When Adam (Mark Duplass, "Creep," "Tully") strolls into his living room one morning, he’s shocked to be greeted by a woman on his computer. Cariño (Natalie Morales, "The Little Things") informs him she’s ready to begin teaching him Spanish and endures the boyish horseplay that ensues as Adam learns his husband Will (Desean Terry, Apple TV's 'The Morning Show') is surprising him for his birthday with 100 “Language Lessons.”
Laura's Review: B+
Cowriter (with Mark Duplass)/director Natalie Morales ("Plan B") may have made the first pandemic movie that isn’t about the pandemic. Conceived and shot within 4 weeks over Zoom, while Morales had a DP, she did everything else herself, from lighting to set design to her own special effects makeup. She and Duplass have created two compelling characters from different parts of the world that forge a unique connection with their playful senses of humor and deep wells of empathy. These two are so enjoyable to watch even those thoroughly sick of Zoom calls, which I believe encompasses just about everyone, will forget about the format, Morales propelling the narrative by switching up backgrounds in creative ways.
Chaptered with dual meaning lesson headings, we plunge into ‘Immersion.’ Cariño, who has set herself up like a classroom teacher with everything but an apple on her desk, waits patiently for her clients’ hijinx to subside, then faces an Adam reluctant to switch up his morning routine. Thinking on her feet, she offers to make the lessons part of that and is soon speaking (in Spanish) with Adam as he swims. Uncommented upon is how incredibly low the tutor’s rate is ($10 a lesson!), but Adam, clearly uncomfortable with the appearance of his sprawling Oakland home, quickly explains the wealth belongs to Will.
Lesson 2, ‘Comprehension,’ is an entirely different thing, one in which Adam is late to, then strangely reticent. We will learn he is in shock, a terrible tragedy signaling the lessons may be over before they’ve really begun. But Cariño’s already bonded with this man and her caring video messages and gentle nudges become a lifeline.
These two strangers’ stories and relationship take many surprising twists and turns. Things become unsettling via partial information and changing backdrops, at one point Adam leaning against a wall amidst a series of spiky plants, at another his face a leering moon in darkness only illuminated by the glow from an aquarium. Things seem even direr when Cariño pops up with audio only, her black screen excused as weak Wifi. It takes a lot of talent to make our imaginations work as hard as they do here, jumping to conclusions to fill in the blanks.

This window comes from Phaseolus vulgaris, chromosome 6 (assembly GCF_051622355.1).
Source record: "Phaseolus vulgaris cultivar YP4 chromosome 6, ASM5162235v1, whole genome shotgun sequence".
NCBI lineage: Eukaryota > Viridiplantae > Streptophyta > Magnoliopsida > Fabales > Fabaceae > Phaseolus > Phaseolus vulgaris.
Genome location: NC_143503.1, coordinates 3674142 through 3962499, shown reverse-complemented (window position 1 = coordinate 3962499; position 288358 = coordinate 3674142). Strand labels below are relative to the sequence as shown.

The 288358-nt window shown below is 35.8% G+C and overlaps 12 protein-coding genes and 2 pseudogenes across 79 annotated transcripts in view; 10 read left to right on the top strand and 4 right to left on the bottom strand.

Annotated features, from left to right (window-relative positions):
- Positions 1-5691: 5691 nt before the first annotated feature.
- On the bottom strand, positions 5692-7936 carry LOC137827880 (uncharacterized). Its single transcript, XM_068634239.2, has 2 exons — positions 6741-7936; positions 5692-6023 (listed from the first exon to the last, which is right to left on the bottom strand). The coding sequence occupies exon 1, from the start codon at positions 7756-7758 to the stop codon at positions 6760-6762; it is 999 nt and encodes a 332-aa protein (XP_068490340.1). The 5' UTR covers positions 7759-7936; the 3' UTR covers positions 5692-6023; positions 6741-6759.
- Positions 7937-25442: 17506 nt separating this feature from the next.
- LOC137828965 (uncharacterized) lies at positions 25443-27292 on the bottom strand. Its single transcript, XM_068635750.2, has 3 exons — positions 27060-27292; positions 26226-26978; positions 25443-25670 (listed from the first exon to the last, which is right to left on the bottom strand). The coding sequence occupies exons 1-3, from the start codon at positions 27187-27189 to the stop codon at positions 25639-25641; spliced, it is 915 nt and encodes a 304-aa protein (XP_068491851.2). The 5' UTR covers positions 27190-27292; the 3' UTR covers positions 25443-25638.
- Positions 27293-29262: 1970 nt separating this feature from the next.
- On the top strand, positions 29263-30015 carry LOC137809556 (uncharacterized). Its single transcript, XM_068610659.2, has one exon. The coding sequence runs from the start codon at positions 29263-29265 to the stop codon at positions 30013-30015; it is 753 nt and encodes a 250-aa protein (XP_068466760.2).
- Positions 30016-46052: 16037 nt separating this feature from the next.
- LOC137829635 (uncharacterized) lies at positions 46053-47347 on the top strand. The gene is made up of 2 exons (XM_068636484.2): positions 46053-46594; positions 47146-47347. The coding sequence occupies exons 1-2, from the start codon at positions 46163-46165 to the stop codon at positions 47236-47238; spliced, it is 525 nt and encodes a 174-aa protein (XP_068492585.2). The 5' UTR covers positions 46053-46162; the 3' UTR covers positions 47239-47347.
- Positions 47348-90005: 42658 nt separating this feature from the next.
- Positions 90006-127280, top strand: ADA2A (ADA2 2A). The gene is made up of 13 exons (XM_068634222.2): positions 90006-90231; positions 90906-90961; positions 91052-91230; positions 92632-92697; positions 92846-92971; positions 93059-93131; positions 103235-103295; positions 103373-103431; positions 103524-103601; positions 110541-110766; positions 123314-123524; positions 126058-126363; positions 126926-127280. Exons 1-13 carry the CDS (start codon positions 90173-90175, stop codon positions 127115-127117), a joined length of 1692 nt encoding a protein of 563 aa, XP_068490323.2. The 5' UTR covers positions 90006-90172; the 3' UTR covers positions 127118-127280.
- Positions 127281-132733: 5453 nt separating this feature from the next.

All pretense and politeness drops for a climactic heart to heart. It is rare that we see so much complexity in a male/female relationship not leading to romance. But platonic as it may be, “Language Lessons” has heart to spare. This is a film to embrace.
Robin's Review: B+
Carino (Natalie Morales) gives private Spanish lessons to her remote students from her home in Costa Rica. Will (Desean Terry), way up in Oakland, buys a 100-class package for his unsuspecting husband, Adam (Mark Duplass), who is skeptical, at first. But, as the days and sessions pass, a genuine friendship is formed between teacher and student, all because of the “Language Lessons.”
Actor-turned-feature-film-director Natalie Morales not only stars in her debut helming effort, she also co-wrote the screenplay with her co-star Duplass and acted as executive producer on the project, too. And, I am very please to say that she pulls off the whole package in a charming, funny and sometimes sad examination of two people who meet, long distance, and how they become a real, caring friends.
During the early days of the now-becoming-normal pandemic, I wondered how the world filmmaking community would handle it. We have seen a few films, COVID-specific or just from being stir-crazy, from those in the creative movie biz, like “Bo Burnham: Inside,” “Together” and the compendium “The Year of the Everlasting Storm.”
Things begin simply enough with Adam learning, quite suddenly, that Will committed him to two years worth of one-on-one Spanish lessons with Corino. Adam was raised, as a boy, in a Spanish-speaking home but has been away from the language for many years. Will wants his partner to return to his roots and Adam, reluctantly, goes along with the plan.
What follows are several chapters, or lessons, titled “Emersion,” “Comprehension,” “Context,” “Extra Credit” and “Fluency.” These titles obviously refer to learning a language but they also have more subtle mean when applied to the friendship that grow into a platonic love. As we watch the two stars – and this is a true two-hander for the actors – the nouns also become a part of the definition of that love.
The optimist in me made me think and hope things would end a certain way – and they sort of do – but the getting there with these two nice people brings on a wash of emotions that are genuine and palpable and you root for our heroes to be happy.
Shout! releases "Language Lessons" in theaters on 9/10/2021.